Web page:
Review Essay Good Faith In Public International Law Mckinsey Problem Solving
Following the decision in “the implication of a duty of good faith will only be possible where the language of the contract, viewed against its context, permits it.
It is thus not a reflection of a special rule of interpretation for this category of contract.” .
It also should be noted that the recognition of a general doctrine of good faith is not limited to just civil law jurisdictions.
For example, Australian courts have been known to imply broad duties of good faith into commercial contracts, and the Supreme Court of Canada recently recognised a new common law duty of honest performance.3 Yet, as Sana Mahmud asks, to what extent do the English Courts recognise the concept of good faith?
The examples he cited as falling within the definition of a included joint venture agreements, franchise agreements and the type of long-term distributorship that was the subject of this dispute.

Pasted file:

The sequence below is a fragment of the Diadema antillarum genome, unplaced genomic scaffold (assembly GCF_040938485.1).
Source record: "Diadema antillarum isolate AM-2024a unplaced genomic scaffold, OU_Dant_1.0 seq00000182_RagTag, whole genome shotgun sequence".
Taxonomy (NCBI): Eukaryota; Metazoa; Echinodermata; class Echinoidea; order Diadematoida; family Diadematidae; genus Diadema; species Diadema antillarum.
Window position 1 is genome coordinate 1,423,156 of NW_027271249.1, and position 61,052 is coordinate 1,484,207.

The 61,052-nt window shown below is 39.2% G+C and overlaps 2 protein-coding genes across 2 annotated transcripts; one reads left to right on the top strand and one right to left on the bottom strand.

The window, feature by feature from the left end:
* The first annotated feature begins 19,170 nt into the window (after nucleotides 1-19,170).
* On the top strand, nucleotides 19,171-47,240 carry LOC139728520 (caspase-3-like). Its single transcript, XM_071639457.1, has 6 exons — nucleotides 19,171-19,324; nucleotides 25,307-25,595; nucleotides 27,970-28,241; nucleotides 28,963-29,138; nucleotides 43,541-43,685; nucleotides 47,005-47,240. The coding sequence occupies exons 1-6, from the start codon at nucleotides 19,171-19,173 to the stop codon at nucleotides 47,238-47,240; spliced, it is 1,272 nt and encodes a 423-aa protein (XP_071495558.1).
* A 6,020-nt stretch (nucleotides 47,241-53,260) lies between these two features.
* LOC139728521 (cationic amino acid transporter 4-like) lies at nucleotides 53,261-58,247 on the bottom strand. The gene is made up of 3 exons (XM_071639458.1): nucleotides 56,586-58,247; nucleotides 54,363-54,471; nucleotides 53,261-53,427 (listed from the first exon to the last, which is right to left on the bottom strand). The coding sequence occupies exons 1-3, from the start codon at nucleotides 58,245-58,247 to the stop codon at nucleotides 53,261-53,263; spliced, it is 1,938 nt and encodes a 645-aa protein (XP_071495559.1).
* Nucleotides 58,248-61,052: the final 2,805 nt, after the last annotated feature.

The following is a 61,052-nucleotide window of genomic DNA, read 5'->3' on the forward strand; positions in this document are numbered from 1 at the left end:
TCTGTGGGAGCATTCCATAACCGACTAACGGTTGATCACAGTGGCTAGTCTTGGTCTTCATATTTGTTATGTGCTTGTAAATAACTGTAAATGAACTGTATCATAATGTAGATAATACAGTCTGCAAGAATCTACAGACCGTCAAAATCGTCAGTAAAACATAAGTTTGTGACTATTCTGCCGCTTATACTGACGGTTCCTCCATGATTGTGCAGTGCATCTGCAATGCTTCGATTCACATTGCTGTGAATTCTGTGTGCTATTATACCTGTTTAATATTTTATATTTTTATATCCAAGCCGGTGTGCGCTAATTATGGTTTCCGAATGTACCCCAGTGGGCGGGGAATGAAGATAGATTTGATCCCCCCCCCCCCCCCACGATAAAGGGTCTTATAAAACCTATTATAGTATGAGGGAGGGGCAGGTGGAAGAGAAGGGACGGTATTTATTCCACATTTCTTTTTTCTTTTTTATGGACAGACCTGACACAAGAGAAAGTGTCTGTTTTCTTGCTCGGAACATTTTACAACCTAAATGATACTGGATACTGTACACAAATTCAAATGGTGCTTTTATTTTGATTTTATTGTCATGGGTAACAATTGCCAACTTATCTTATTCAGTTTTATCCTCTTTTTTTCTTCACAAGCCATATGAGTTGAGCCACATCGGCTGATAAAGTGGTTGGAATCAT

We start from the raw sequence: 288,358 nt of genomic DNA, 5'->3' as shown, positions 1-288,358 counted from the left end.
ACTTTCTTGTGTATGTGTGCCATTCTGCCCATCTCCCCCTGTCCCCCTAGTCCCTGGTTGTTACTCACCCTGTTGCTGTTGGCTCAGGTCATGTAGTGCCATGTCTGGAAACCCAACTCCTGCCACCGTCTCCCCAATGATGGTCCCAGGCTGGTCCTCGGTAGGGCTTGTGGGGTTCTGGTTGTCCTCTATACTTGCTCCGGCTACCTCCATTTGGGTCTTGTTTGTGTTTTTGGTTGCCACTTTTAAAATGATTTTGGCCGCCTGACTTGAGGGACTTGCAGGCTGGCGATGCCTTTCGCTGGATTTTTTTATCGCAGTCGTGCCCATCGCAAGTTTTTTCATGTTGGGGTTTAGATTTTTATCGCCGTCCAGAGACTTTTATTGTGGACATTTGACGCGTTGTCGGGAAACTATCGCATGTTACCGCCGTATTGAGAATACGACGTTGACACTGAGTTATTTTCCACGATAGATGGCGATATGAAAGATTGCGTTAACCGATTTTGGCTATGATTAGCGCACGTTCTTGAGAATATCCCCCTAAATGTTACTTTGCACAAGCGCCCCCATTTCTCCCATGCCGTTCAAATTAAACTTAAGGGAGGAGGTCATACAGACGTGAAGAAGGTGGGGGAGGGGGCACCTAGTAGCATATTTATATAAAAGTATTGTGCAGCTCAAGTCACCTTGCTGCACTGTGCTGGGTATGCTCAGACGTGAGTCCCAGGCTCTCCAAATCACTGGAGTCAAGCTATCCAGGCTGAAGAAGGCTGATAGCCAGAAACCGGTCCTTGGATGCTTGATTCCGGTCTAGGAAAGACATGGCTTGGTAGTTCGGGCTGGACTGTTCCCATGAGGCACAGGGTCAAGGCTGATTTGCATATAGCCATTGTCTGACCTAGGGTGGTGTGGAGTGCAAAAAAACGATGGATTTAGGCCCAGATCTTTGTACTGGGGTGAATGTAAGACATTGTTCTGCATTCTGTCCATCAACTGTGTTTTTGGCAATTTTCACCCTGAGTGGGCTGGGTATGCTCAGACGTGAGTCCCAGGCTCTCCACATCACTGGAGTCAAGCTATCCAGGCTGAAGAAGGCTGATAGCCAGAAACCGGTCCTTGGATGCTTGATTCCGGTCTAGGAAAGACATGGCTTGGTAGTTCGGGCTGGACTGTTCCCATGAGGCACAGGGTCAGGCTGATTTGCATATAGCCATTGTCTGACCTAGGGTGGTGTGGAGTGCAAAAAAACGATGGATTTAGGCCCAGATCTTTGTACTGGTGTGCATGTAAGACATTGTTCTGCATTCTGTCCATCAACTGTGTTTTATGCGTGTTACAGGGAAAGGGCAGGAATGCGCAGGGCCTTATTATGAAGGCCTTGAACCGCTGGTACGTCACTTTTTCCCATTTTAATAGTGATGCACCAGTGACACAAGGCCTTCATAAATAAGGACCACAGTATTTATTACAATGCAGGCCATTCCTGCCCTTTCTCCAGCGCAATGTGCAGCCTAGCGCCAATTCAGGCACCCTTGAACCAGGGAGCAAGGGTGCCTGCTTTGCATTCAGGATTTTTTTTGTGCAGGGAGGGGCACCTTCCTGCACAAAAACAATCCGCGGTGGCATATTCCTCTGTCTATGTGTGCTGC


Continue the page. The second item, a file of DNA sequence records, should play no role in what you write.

Other examples, though not mentioned specifically, would also likely have included certain types of construction and engineering contracts.
In the view of the court, it would be more difficult to imply a term into a detailed and professionally drafted document.
Where parties have expressly included good faith obligations in their contract, the general approach is that the courts will seek to give effect to those express provisions which relate to the actual performance of a particular obligation.
However, whether a party can successfully rely on such a provision will depend to a great degree on the specific wording of the particular clause.
There is no generally accepted definition of the concept under English law, but in the same judgment, Lord Justice Bingham described good faith as being most aptly conveyed by colloquialisms such as .
If the term is not expressly defined in a contract, parties will have scope for argument about what an obligation of good faith in a particular context means.